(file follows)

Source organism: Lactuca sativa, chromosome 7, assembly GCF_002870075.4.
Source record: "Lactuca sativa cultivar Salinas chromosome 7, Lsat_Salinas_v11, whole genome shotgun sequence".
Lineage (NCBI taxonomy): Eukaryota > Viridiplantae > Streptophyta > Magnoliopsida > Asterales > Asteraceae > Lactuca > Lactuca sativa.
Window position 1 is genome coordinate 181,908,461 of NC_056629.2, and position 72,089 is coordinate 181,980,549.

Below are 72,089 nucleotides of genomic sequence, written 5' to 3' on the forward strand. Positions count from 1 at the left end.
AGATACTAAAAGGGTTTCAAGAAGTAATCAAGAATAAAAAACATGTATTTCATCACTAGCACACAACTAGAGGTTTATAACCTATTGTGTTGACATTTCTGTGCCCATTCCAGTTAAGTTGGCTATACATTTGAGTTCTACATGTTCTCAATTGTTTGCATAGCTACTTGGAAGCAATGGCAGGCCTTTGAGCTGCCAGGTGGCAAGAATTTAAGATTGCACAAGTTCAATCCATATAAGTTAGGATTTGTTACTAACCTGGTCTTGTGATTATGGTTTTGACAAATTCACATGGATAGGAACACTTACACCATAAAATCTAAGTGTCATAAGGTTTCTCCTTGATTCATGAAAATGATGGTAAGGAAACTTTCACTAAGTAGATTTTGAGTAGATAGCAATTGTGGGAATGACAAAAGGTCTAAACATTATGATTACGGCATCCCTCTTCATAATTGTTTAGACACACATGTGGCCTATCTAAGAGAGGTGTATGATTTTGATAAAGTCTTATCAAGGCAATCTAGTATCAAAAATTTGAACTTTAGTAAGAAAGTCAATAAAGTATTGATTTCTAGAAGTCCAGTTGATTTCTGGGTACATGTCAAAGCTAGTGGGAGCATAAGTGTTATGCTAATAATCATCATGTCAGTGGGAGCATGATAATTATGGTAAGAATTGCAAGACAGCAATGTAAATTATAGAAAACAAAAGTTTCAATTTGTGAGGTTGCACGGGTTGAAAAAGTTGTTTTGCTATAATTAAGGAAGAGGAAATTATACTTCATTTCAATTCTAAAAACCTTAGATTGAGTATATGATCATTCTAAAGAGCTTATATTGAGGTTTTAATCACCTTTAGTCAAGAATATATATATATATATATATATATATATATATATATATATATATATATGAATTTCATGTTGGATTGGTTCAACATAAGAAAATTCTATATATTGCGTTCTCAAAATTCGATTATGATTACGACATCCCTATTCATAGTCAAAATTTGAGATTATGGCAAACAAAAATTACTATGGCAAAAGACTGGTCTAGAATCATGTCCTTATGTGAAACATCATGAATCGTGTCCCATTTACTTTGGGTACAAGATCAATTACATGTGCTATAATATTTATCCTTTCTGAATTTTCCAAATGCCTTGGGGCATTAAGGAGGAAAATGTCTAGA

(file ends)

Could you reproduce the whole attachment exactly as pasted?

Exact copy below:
Source organism: Lactuca sativa, chromosome 7, assembly GCF_002870075.4.
Source record: "Lactuca sativa cultivar Salinas chromosome 7, Lsat_Salinas_v11, whole genome shotgun sequence".
Lineage (NCBI taxonomy): Eukaryota > Viridiplantae > Streptophyta > Magnoliopsida > Asterales > Asteraceae > Lactuca > Lactuca sativa.
Window position 1 is genome coordinate 181,908,461 of NC_056629.2, and position 72,089 is coordinate 181,980,549.

Below are 72,089 nucleotides of genomic sequence, written 5' to 3' on the forward strand. Positions count from 1 at the left end.
AGATACTAAAAGGGTTTCAAGAAGTAATCAAGAATAAAAAACATGTATTTCATCACTAGCACACAACTAGAGGTTTATAACCTATTGTGTTGACATTTCTGTGCCCATTCCAGTTAAGTTGGCTATACATTTGAGTTCTACATGTTCTCAATTGTTTGCATAGCTACTTGGAAGCAATGGCAGGCCTTTGAGCTGCCAGGTGGCAAGAATTTAAGATTGCACAAGTTCAATCCATATAAGTTAGGATTTGTTACTAACCTGGTCTTGTGATTATGGTTTTGACAAATTCACATGGATAGGAACACTTACACCATAAAATCTAAGTGTCATAAGGTTTCTCCTTGATTCATGAAAATGATGGTAAGGAAACTTTCACTAAGTAGATTTTGAGTAGATAGCAATTGTGGGAATGACAAAAGGTCTAAACATTATGATTACGGCATCCCTCTTCATAATTGTTTAGACACACATGTGGCCTATCTAAGAGAGGTGTATGATTTTGATAAAGTCTTATCAAGGCAATCTAGTATCAAAAATTTGAACTTTAGTAAGAAAGTCAATAAAGTATTGATTTCTAGAAGTCCAGTTGATTTCTGGGTACATGTCAAAGCTAGTGGGAGCATAAGTGTTATGCTAATAATCATCATGTCAGTGGGAGCATGATAATTATGGTAAGAATTGCAAGACAGCAATGTAAATTATAGAAAACAAAAGTTTCAATTTGTGAGGTTGCACGGGTTGAAAAAGTTGTTTTGCTATAATTAAGGAAGAGGAAATTATACTTCATTTCAATTCTAAAAACCTTAGATTGAGTATATGATCATTCTAAAGAGCTTATATTGAGGTTTTAATCACCTTTAGTCAAGAATATATATATATATATATATATATATATATATATATATATATATATATGAATTTCATGTTGGATTGGTTCAACATAAGAAAATTCTATATATTGCGTTCTCAAAATTCGATTATGATTACGACATCCCTATTCATAGTCAAAATTTGAGATTATGGCAAACAAAAATTACTATGGCAAAAGACTGGTCTAGAATCATGTCCTTATGTGAAACATCATGAATCGTGTCCCATTTACTTTGGGTACAAGATCAATTACATGTGCTATAATATTTATCCTTTCTGAATTTTCCAAATGCCTTGGGGCATTAAGGAGGAAAATGTCTAGA